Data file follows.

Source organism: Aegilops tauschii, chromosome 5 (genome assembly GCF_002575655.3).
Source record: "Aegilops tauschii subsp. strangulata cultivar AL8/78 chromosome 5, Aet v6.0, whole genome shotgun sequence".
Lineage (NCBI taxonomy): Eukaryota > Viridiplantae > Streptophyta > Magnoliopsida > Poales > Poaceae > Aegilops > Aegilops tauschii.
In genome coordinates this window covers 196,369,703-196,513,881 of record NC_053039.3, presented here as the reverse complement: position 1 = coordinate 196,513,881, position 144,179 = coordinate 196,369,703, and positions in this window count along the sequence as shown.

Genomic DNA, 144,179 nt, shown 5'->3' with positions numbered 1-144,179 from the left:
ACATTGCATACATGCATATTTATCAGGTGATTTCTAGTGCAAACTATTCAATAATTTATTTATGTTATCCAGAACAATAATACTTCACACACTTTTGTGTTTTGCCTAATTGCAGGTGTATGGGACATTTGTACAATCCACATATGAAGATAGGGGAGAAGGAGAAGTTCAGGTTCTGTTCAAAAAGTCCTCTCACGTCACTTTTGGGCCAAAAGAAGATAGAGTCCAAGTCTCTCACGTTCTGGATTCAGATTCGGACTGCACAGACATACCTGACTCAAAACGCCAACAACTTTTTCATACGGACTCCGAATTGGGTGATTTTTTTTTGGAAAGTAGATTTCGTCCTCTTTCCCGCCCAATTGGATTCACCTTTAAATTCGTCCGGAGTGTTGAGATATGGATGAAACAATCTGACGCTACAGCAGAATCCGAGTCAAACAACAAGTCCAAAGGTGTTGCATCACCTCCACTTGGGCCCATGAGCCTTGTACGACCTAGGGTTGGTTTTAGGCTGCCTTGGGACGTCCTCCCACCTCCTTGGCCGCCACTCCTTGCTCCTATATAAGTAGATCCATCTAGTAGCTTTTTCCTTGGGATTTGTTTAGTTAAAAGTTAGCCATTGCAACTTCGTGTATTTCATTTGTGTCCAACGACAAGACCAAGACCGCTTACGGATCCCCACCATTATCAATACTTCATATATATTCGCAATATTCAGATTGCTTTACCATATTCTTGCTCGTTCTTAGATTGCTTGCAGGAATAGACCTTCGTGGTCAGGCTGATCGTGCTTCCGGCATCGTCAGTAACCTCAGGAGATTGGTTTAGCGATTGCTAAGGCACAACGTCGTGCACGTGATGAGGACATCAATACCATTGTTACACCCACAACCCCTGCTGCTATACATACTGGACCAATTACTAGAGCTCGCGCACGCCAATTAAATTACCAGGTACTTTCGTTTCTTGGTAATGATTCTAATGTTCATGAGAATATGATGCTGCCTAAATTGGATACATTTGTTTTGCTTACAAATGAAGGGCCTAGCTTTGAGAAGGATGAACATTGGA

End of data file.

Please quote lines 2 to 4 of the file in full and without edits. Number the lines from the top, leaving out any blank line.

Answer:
Source record: "Aegilops tauschii subsp. strangulata cultivar AL8/78 chromosome 5, Aet v6.0, whole genome shotgun sequence".
Lineage (NCBI taxonomy): Eukaryota > Viridiplantae > Streptophyta > Magnoliopsida > Poales > Poaceae > Aegilops > Aegilops tauschii.
In genome coordinates this window covers 196,369,703-196,513,881 of record NC_053039.3, presented here as the reverse complement: position 1 = coordinate 196,513,881, position 144,179 = coordinate 196,369,703, and positions in this window count along the sequence as shown.